John Leo

· Lawyers are victims of bad publicity and society’s prejudices, according to Florida attorney Tod Aronovitz. As president of the Florida bar for 2002-2003, he was in a position to do something about it, so the bar committed $750,000 to a "Dignity in Law" public relations effort. Lawyer jokes have not yet been stamped out, but by May 2003, positive media coverage of lawyers had tripled, in large part because of the targeting of reporters who write about law, the bar reports.

· A high school student in Trento, Italy, faced with the prospect of having to repeat junior year because she failed math, hired a lawyer who argued that she was suffering from "irreversible psychological pathology," or math phobia. A regional court ruled that the condition made it impossible for her to study or master math and allowed the school to move her directly into senior year.

· Catherine Zeta-Jones and husband Michael Douglas sued the British magazine Hello! for publishing unauthorized photos of their wedding that allegedly made her look fat and frumpy. Zeta-Jones said she was devastated by the photos. Defense lawyers noted that the couple might be concerned about money: They had sold exclusive rights to photograph the ceremony to another magazine for $1.6 million.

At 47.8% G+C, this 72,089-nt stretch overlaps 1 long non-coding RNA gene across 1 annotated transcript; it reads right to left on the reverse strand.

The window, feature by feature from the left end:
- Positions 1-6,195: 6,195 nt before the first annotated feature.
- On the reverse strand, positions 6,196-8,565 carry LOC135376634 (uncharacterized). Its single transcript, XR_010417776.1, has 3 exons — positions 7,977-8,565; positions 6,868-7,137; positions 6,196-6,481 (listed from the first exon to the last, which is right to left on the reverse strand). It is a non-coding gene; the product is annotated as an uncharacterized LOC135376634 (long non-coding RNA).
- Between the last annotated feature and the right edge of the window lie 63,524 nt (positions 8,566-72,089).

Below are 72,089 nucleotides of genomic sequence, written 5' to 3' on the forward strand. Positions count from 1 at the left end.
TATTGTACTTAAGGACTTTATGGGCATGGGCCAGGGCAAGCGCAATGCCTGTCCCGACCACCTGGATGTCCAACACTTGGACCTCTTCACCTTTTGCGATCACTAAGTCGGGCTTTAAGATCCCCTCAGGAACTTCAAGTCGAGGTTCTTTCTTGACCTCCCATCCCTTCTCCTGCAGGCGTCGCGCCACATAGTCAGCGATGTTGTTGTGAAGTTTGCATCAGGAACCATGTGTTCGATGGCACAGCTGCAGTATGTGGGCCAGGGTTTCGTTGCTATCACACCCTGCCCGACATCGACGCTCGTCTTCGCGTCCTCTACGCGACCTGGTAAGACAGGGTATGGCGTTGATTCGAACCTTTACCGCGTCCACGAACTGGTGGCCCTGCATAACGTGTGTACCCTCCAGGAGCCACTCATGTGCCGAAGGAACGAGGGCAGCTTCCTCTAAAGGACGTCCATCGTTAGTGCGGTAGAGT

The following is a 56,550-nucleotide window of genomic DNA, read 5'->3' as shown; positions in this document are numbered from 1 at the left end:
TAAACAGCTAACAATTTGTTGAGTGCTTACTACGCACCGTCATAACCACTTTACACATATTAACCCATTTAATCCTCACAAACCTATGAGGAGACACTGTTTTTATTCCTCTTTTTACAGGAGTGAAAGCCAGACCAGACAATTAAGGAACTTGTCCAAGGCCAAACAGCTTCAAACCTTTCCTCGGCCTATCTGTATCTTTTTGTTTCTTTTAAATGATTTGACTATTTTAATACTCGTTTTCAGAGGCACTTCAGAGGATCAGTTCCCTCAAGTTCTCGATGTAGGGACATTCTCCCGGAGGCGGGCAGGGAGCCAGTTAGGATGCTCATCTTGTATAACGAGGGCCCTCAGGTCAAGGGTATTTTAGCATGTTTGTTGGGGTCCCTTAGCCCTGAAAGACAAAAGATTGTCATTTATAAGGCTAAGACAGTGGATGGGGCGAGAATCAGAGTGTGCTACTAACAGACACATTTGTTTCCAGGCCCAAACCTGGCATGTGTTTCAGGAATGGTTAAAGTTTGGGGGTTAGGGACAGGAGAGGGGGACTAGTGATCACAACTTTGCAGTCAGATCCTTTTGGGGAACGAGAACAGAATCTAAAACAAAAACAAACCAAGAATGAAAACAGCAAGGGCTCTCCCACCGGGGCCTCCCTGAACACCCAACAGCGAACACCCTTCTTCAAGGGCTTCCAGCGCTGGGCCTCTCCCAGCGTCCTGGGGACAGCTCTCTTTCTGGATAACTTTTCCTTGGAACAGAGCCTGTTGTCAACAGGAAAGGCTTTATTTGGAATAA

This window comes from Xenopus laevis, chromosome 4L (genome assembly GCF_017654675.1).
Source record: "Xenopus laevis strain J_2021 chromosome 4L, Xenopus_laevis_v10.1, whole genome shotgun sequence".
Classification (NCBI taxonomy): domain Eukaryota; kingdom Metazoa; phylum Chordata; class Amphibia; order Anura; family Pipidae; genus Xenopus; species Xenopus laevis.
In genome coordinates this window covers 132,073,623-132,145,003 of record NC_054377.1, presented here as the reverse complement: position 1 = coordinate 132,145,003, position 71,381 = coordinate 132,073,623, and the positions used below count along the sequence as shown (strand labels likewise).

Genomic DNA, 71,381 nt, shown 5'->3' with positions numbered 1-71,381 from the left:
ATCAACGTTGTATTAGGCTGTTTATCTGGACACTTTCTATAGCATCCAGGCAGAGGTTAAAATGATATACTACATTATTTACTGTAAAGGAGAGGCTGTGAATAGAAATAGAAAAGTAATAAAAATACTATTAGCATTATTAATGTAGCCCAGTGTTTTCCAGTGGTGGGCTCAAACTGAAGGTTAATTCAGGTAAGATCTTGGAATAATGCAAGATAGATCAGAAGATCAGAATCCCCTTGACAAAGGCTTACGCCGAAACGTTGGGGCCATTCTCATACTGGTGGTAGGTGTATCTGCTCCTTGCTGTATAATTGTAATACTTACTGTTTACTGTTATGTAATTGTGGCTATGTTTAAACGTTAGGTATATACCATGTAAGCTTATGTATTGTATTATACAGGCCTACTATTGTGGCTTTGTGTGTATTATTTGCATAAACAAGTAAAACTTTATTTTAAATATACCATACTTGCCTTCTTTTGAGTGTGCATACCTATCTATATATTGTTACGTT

· In February, a giant representation of the most prominent feature of male anatomy appeared on the Harvard campus, built out of snow by members of the men’s crew team. Amy Keel, class of ’04, decided that the snow sculpture was an assertion of male dominance as well as an implied threat to women. So she and her roommate knocked it down. In sympathy with the knock-down, Women’s Studies lecturer Diane Rosenfeld lamented that the sculpture follows on a long line of public phallic symbols, including the Washington Monument and missiles. Wendy Murphy, a lawyer and visiting scholar at Harvard Law School, deplored the administration’s silence: "What if students had built a snow sculpture of a Nazi swastika or a Confederate flag?" This may have been Harvard’s first suggestion that all men are born with the equivalent of a Nazi-Confederate symbol built right in.

John Leo

John Leo is editor of and a former contributing editor at U.S. News and World Report.

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